Tonto Apaches Scouted For U.S. Army In Southwest



Henry Irving remains a figurehead in the history of the Payson Tonto Apache tribe, and his story tells us much about the people who bridged the generations between the pre-reservation and post-reservation Apaches.

Several birth dates have been given for this patriarch. His own claim is 1851. His army pension certificates accept the date of 1858. His death certificate gives a birth date of 1862. He was born on Spring Creek in the Sierra Ancha range, just prior to the time the United States Cavalry began its 18-year war against the Tonto Apaches. His family may have been among those bands camped in an area dubbed Meadow Valley by the soldiers. Because of Apache encampments there they were the objects of frequent raids by the army. A few decades later White settlers established the Flying W Ranch and cowboy Slim Ellison was raised in that same area on Spring Creek.

Henry Irving's Apache name was De-ay-li-a, meaning "Anything that does not grow well." He was indeed short, and his name appears on scout records as Dejala. He may have been among those Tontos who escaped captivity by the army and was not registered on a reservation. His several names cannot be found on the 1888 and 1890 records for Tontos or San Carlos Apaches. According to his own testimony his mother died when he was two days old.

Dejala was just 15 (if we are to believe the birth date on his death certificate) when he enlisted with the United States Army, Company "A" Indian Scouts, on October 27, 1877. Later he was in Company "B." Enlistment for Indian scouts was for 6 month periods, and Dejala reenlisted consistently until June 15,1886. At that time he was discharged with an injury that he incurred falling from a horse.

During these enlistments he had served along side Chief Scout Al Sieber, fought in the Battle of Big Dry Wash, served under well-known commanders such as Captain Emmet Crawford, and participated in the pursuit of Geronimo in southeastern Arizona and Mexico.

Tonto elder Vince Randall told me that at one point in Dejala's enlistment he served under a leader named Campbell. When he was asked his name he would say, "Me Campbell man." Thus he came to be known by the name Campbell, and after he was married to Natahwah in 1884 their children carried the Anglo name of Campbell. Among those children was George Campbell, the father of the late Tonto Chief Melton Campbell.

During a later enlistment they asked him his Anglo name, and he said he couldn't remember. Therefore they gave him the name Evans, after another of the White company leaders. After that the Campbell children had siblings named Evans. According to Vince Randall, Henry Evans went with Pershing after Poncho Villa, and this time he came home with the name Henry Irving.

After his army years were over, he and his family returned to San Carlos. Later they tried to live in Young, but found the settlers unfriendly and were essentially driven out. They then moved to Indian Hill in Payson, the divide just north of Main Street. It had been a traditional campsite for Apaches back to their earliest arrival in this area, and now with his family Henry Irving settled there. During the decades to follow the old scout moved back and forth between friends and relatives in San Carlos, Payson and Camp Verde. Much of the time he remained at Indian Hill with a growing number of families, including the Burdettes and the Breads. On July 18, 1930 Henry Irving obtained a deed to several lots on Indian Hill.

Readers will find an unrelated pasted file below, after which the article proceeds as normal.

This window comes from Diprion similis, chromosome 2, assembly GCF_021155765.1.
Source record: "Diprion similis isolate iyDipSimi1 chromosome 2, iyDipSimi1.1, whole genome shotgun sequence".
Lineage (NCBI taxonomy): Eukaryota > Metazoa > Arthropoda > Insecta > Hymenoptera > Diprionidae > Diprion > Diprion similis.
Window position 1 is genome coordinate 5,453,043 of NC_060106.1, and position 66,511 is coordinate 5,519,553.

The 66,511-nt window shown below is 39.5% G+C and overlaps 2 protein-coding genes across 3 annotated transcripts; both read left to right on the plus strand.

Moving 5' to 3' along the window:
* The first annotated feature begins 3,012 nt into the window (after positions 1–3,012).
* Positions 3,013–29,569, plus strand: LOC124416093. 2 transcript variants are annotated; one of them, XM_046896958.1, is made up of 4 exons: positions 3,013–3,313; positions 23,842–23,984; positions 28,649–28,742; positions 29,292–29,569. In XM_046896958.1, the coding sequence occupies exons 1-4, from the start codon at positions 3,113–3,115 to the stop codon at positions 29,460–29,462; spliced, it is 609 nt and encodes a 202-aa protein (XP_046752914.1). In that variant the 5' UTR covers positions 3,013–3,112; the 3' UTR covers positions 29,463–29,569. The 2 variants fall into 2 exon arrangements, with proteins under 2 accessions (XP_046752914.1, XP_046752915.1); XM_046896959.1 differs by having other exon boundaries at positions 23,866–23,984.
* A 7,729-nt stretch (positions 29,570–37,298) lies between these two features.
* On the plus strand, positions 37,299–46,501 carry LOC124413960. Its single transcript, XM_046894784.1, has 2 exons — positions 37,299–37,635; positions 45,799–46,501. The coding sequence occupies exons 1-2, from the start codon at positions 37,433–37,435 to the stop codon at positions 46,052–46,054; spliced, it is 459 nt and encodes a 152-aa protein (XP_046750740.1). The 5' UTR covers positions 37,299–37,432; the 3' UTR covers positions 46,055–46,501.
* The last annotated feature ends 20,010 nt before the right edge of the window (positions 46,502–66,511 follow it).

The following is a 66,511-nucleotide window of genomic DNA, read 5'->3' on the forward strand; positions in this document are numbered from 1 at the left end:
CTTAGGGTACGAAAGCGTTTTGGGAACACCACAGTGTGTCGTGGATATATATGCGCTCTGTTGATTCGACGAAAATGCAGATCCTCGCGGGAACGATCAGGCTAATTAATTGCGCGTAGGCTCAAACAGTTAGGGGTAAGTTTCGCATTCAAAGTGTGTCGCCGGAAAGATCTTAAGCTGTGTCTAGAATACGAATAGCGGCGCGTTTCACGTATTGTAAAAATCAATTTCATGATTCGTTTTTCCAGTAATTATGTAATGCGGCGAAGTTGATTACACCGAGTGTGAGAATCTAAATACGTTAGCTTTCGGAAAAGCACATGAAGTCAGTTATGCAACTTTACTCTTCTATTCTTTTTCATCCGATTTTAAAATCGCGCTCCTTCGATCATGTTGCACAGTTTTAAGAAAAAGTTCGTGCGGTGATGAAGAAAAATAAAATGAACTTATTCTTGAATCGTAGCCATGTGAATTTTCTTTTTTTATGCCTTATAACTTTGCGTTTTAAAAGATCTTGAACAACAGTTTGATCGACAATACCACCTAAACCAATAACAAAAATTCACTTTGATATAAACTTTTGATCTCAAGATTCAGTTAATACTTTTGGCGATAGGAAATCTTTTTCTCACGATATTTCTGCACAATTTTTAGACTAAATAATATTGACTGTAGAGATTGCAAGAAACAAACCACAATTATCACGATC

His pension as an Army veteran enabled him to do this for a cost of $20. His pension had begun at $30 a month, but due to his medical disability had grown to $72 a month by 1938.

Theresa Boardman recalled that Henry Evans, or Irving, was her neighbor and friend, and how proud he was of his little home. "My land, my house, my peach trees," he would say to her. He had many visitors, and if they paid their way he called them brothers. If they lived off Henry's food supply he called them cousins.

Henry's extended family began to expand beyond the property for which he held title. They moved about, especially when one of them died and the piece of ground occupied by the deceased was no longer a place to live, according to Apache tradition. He paid his taxes on the land until 1938 when he moved permanently to Camp Verde to live with and be cared for by his daughter Mrs. Mary Beecher. Henry Irving died Nov. 7, 1941.

Unfortunately other family members, still living on Indian Hill, did not understand about paying taxes. They thought "the paper" they held, giving Henry title to the land, was all they needed to continue living there. During the years 1938 to 1944 Irving's property was placed on the roll for delinquent taxes, and on Feb. 5, 1945 Mr. Newell Fuller purchased both lots for $3.42, the amount of the lien against them. The Apaches continued living there, but soon developers were threatening to claim the land. Tonto Apache leader Alan Curtis, living on Indian Hill with his family, understood they would soon lose the right to live there, and moved his family to the place occupied now by Payson's event center, or rodeo grounds. Others joined Curtis and the place across from today's Tonto reservation came to be called "The Camp."

Several families remained on Indian Hill, however, and in 1957 a building contractor arrived and impatiently ran a bulldozer through one of the remaining Apache houses. The family did not have time to rescue their bedding, stove and personal belongings. It was the end of Apache occupation on Indian Hill.

The late Chief Melton Campbell's maternal grandfather was also a scout for the Army. Some of the time he served in the same company with his future in-law Henry Irving. His Indian name was Chitten, his Anglo name Henry Burdette. But his is another story.

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